11am on this Monday morning on rue Saint-Honore, I walk into Sotheby’s Paris to view 200 or so items that belonged to the Count of Paris that will go up for auction next week.
These items were the personal belongings of the last King of France. His name was Louis-Phillipe and in 1848 he lost the French throne and had to leave the country in disguise. He went to live in England, taking his belongings with him.
His descendant, the Count of Paris, Henri d’Orleans, from this dynasty of the House of Bourbon, a one-time pretender to the French throne, his estate is now selling King Louis’ personal things. It’s enough material to make a great TV series. As you might suspect, there are a lot of keepsakes, like paintings of the family and tattered velvet furniture.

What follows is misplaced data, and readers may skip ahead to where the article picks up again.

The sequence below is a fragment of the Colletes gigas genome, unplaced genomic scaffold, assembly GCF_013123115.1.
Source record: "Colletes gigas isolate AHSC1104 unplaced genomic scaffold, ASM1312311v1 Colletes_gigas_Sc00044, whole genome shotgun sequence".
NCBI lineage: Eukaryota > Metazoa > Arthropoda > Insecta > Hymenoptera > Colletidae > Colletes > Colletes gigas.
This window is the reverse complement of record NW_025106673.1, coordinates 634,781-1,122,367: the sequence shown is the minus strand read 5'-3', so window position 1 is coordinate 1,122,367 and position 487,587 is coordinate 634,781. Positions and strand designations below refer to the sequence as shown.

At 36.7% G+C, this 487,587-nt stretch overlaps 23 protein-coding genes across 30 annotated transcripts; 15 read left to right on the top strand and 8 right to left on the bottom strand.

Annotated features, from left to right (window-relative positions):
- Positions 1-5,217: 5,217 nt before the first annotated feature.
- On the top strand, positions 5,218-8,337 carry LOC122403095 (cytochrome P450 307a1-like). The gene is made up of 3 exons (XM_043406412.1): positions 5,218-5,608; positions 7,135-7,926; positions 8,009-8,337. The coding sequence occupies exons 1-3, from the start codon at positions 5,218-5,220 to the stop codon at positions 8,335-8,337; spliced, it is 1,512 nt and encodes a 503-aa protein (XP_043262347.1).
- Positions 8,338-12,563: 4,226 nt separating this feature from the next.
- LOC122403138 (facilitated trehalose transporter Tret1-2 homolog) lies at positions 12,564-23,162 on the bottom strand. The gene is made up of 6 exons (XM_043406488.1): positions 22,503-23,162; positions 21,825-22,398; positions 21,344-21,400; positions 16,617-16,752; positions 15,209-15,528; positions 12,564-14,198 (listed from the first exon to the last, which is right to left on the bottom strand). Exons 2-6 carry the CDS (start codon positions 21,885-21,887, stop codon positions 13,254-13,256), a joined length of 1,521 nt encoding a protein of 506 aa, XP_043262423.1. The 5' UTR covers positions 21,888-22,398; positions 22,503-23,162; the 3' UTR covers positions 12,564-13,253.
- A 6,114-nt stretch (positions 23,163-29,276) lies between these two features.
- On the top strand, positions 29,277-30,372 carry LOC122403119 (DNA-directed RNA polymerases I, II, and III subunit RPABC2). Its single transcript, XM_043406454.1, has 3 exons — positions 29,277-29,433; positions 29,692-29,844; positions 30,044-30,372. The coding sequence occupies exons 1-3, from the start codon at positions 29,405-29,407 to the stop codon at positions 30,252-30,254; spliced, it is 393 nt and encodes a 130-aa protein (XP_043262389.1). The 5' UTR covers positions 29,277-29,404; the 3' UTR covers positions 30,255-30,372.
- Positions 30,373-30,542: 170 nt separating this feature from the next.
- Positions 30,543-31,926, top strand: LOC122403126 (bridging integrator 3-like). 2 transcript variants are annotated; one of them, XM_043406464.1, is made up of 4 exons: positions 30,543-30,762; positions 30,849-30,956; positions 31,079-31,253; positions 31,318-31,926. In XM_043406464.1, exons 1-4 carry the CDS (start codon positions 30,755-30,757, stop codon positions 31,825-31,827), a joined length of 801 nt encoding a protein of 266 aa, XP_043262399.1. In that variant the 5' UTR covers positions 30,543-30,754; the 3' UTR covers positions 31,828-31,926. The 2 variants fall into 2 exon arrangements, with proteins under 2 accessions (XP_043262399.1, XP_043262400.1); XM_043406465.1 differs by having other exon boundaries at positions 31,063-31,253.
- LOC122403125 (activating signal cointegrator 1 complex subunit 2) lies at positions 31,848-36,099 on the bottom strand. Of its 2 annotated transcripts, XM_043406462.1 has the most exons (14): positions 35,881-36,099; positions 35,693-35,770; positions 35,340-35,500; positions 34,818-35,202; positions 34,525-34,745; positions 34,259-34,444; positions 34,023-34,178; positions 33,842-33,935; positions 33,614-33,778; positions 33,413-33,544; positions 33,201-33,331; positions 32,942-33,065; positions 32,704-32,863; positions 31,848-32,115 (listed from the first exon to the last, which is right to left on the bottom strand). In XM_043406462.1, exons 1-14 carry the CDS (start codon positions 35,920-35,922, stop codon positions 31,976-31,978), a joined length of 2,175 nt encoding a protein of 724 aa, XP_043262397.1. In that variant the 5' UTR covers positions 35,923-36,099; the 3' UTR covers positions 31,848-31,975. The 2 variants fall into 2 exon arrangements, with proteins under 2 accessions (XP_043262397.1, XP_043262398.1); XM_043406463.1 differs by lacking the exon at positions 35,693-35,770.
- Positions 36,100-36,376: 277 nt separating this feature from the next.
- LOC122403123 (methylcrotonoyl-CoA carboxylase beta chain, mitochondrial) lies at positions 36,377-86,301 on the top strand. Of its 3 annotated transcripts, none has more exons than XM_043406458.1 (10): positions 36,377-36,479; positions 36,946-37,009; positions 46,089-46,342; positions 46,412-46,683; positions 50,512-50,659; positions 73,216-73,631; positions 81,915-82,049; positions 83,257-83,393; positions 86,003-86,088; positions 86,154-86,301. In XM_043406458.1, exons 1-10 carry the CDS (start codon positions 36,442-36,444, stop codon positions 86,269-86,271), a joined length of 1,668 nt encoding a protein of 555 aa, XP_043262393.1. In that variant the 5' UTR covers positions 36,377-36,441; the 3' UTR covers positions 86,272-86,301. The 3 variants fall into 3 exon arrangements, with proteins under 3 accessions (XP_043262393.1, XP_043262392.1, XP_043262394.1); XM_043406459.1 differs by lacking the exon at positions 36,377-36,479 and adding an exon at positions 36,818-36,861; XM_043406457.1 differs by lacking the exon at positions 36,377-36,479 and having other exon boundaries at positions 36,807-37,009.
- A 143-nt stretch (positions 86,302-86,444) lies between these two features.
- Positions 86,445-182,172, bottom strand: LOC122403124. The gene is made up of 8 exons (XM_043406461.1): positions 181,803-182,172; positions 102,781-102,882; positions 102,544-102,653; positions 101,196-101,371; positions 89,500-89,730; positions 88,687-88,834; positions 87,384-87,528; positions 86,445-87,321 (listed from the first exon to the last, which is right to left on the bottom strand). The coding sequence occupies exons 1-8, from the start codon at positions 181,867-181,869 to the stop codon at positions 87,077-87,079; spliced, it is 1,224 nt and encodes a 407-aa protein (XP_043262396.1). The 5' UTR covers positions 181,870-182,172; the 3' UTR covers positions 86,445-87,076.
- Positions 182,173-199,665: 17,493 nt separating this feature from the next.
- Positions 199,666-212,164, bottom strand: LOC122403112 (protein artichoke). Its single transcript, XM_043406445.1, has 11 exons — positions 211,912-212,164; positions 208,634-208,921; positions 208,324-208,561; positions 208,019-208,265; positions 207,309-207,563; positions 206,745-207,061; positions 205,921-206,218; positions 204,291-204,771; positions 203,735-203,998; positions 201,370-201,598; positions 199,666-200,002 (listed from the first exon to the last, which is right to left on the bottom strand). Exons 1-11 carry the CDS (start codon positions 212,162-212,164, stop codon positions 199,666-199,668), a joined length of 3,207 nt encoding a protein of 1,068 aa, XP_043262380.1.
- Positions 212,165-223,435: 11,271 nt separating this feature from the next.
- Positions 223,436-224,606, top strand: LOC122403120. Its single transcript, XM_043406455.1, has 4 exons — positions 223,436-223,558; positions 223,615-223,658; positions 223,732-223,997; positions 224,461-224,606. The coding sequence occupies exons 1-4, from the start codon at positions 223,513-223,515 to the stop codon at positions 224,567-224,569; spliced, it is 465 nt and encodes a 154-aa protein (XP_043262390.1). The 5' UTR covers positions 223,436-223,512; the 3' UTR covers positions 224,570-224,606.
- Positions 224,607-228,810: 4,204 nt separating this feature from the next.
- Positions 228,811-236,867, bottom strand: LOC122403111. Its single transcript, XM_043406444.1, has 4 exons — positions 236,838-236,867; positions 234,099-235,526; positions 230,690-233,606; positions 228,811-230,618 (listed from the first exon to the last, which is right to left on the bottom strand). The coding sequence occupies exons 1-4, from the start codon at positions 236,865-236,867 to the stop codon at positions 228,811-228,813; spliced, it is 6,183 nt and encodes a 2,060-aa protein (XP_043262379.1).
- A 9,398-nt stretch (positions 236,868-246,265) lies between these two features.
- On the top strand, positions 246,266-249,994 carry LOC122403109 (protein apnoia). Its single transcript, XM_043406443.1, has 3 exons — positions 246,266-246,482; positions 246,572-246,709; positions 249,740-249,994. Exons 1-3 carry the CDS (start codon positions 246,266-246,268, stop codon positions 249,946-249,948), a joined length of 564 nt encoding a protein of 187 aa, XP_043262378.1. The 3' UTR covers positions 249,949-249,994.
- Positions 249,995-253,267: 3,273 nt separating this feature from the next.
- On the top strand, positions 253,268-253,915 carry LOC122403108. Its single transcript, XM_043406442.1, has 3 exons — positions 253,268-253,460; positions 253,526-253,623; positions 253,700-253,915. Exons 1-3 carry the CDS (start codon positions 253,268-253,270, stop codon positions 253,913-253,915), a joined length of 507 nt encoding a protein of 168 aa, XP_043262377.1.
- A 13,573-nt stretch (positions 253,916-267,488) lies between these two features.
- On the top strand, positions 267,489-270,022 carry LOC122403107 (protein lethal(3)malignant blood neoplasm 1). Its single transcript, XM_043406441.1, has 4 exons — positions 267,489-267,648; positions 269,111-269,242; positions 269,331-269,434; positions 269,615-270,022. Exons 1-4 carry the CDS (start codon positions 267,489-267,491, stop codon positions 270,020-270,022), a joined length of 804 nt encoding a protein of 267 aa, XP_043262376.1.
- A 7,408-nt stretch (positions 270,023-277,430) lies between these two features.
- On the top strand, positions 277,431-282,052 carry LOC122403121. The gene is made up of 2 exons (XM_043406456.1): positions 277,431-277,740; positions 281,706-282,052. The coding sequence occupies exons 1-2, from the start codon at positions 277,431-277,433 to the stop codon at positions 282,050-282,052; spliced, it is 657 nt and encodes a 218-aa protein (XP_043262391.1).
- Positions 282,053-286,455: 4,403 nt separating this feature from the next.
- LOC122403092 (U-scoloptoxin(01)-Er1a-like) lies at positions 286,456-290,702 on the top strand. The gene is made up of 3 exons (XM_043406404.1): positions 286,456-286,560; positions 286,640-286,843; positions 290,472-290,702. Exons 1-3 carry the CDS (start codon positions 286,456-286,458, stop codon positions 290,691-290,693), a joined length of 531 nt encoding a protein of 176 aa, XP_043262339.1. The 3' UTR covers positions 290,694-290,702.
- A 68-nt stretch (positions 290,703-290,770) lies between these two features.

But there is more to the story. Apparently, the Count, as descendant of the Bourbons, was once the wealthiest man in France, worth 650 million or so, in castles, forests, decorative treasures, etc. But rumor has it that he squandered much of the inheritance in the casinos of Deauville and Biarritz.
So what remains is lovely and personal, but not splendid. The paintings of the King with his family boating, paintings of the children. King Louis Philipe was known to be a devoted ‘family man.’ And my favorite, the painting of the gentlemen in red coats, their backs turned, looking off toward the Chateau de St. Cloud, one holding a stick to throw for the pup in the foreground. Our dog, Skye, has been to St. Cloud and chased some sticks in the very same forest.
What is left of this grand inheritance of the French kings is being sold to split between the Counts heirs, seemingly, because as the Sotheby’s agent said, “sometimes it’s easier to sell than to share.”
You can see the Sotheby’s agent above pointing out signatures and dates and taking paintings off the wall showing how to determine the age and provenance by the markings on the back of the frames.
Note: All of Sotheby’s auctions are free and open to the public and there is no obligation to bid.